Stephen

??


Lots of parts still missing:

- 100 bay enclosure, SuperMicro makes a 90 bay for $6000 (However you would not use 3TB drives for an array of this size)
- Toshiba 3TB drives are SATA, so you'll need a 100 port controller card, which isn't made, but you can get low range 24 port cards for ~$500/each
- MB/RAM/Fiber cards?

This is not how they'd build such an array anyhow, and we have no idea what throughput is required. Given their budget, this array would be significant, even if they homebrewed it.
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Message 1899017 - Posted: 4 Nov 2017, 2:37:24 UTC - in response to Message 1898993.  



. . There is one flaw in that thought process, and that is the premise that they are doing us a favour. It is in fact the other way around. The time, the hardware, and the most expensive part these days, the electricity, to perform the greater part of the data processing (and cost) is provided by US collectively as volunteers. Not to say there aren't substantial costs involved at Berkeley HQ but that cost is dwarfed by the costs borne by the multitude of remote hosts.

. . The main issue is that it is not for any individuals personal benefit. It is a collective effort to do everyone a favour (hopefully) by finding evidence that we are not the only developed species in the entire cosmos (at least that part of it which we can perceive). The problem for contributors such as Keith is the feeling that HQ is letting us down. That is a great motivation destroyer, made more so when we are asked to fund that central effort. But as you say, institutional funding for a project such as SETI is pretty lean and they rely on the corps of hopefully avid volunteers to build it up that little bit higher. We are not the only source of funding, nor I am sure the primary source, but a much needed part of the funding stream to keep the project going. So for those who really believe this project is worthwhile please keep the faith and continue to support it.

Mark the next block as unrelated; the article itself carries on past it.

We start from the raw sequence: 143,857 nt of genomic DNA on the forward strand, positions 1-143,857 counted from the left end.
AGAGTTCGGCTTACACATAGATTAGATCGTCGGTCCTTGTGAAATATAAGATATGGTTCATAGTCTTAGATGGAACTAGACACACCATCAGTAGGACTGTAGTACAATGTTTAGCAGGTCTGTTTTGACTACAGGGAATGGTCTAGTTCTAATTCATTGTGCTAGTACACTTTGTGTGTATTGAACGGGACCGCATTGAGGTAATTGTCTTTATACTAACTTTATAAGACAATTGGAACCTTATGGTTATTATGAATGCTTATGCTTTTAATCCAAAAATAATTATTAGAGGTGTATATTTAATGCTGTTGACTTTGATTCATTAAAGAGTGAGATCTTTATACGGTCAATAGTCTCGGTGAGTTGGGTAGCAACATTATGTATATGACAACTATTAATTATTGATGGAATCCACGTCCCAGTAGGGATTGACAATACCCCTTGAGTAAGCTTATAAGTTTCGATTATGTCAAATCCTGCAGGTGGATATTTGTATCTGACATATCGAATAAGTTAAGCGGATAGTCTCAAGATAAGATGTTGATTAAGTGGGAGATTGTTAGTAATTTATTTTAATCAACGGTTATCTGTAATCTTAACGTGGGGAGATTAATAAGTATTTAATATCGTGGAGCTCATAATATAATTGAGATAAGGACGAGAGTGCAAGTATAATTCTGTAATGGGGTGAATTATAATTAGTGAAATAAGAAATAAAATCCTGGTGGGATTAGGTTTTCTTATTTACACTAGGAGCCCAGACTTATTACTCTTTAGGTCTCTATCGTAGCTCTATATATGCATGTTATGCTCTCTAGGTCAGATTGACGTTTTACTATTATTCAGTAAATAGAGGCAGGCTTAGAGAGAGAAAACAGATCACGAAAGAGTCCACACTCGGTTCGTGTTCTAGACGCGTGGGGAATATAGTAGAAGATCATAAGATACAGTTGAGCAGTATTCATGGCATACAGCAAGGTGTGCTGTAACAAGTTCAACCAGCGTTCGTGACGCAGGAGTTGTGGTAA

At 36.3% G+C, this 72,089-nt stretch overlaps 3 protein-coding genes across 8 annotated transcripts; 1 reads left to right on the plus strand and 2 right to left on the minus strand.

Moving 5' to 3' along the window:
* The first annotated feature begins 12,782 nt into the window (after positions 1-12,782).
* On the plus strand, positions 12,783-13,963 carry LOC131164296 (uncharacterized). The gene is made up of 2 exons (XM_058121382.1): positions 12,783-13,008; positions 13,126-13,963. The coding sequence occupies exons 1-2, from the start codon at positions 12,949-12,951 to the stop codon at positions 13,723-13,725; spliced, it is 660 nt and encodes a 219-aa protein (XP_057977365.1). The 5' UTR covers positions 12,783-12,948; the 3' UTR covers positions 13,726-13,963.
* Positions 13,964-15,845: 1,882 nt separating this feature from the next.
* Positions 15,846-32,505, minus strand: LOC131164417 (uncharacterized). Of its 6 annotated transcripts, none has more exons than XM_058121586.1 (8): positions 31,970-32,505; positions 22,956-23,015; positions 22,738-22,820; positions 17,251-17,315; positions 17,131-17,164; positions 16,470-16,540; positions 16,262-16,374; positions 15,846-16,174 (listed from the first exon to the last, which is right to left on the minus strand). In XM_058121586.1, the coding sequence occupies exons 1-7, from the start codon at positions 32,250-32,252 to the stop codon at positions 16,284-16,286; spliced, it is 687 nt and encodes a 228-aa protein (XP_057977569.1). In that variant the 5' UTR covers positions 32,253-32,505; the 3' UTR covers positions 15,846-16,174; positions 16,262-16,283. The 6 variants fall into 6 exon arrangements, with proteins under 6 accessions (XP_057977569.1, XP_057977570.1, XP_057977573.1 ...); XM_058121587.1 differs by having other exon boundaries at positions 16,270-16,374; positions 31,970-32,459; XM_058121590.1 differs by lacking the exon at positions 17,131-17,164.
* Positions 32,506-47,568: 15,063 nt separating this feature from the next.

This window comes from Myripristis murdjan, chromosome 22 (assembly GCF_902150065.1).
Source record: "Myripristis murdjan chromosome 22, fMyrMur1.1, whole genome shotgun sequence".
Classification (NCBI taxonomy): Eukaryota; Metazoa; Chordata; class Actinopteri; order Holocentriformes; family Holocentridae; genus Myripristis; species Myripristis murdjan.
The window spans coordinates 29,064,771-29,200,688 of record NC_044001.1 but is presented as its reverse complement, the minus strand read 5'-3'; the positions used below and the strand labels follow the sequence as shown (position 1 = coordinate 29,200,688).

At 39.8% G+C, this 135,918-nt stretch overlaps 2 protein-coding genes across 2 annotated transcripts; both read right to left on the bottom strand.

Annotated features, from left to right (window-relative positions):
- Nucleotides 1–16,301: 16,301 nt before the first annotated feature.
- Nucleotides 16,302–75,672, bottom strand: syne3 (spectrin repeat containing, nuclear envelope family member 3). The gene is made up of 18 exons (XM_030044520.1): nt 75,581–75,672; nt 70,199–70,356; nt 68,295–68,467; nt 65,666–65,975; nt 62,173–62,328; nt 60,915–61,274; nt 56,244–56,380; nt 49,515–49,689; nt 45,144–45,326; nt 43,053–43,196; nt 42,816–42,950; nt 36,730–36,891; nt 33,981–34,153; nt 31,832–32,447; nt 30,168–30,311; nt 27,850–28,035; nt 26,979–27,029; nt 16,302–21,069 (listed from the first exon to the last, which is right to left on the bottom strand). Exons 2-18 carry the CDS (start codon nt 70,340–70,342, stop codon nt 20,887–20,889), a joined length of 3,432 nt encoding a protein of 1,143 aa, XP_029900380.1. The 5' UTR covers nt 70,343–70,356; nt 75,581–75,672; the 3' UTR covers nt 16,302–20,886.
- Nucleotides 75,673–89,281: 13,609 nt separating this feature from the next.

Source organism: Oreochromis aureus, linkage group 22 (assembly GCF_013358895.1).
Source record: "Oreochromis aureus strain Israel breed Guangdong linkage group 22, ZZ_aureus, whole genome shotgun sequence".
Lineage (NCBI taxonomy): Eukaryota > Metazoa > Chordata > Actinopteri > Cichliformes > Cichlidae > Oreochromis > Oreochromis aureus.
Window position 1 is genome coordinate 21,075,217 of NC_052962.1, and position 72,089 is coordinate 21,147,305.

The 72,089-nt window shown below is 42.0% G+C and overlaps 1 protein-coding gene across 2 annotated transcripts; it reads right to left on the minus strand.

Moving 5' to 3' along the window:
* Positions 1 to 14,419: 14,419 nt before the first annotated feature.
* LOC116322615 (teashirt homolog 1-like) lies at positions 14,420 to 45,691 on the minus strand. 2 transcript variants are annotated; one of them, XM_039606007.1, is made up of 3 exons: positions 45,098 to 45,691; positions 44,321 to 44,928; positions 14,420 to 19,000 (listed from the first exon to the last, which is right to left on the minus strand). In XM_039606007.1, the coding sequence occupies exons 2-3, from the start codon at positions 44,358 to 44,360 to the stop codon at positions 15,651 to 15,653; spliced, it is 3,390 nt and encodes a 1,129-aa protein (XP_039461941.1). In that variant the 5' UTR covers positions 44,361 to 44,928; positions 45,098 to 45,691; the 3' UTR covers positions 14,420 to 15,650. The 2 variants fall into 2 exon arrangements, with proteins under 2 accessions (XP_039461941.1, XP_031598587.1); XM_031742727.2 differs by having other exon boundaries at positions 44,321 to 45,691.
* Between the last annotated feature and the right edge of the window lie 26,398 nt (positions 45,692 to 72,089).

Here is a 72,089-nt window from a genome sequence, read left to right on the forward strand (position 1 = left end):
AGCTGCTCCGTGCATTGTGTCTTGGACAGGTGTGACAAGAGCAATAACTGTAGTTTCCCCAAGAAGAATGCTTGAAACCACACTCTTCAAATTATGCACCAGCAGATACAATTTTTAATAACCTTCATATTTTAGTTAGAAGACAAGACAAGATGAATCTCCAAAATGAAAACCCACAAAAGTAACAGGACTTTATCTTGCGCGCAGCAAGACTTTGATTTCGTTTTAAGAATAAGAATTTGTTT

Stephen

:)

If I didn't think the project worthwhile, there is no way in hell that I would have donated over $80,000 so far to the project in my equipment and electricity costs. And that is just the tally since I built the first two dedicated crunchers in 2011. That isn't even considering the electricity and equipment costs that were accrued since I started with my single computer back in 2001.

So I am donating a significant portion of my income each year. I just would like more visible results for my efforts and munificence. And yes I do feel like the project is letting me down. My motivation IS being destroyed by all these "death by a thousand slices" project mishaps each week.
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Message 1899476 - Posted: 6 Nov 2017, 6:21:22 UTC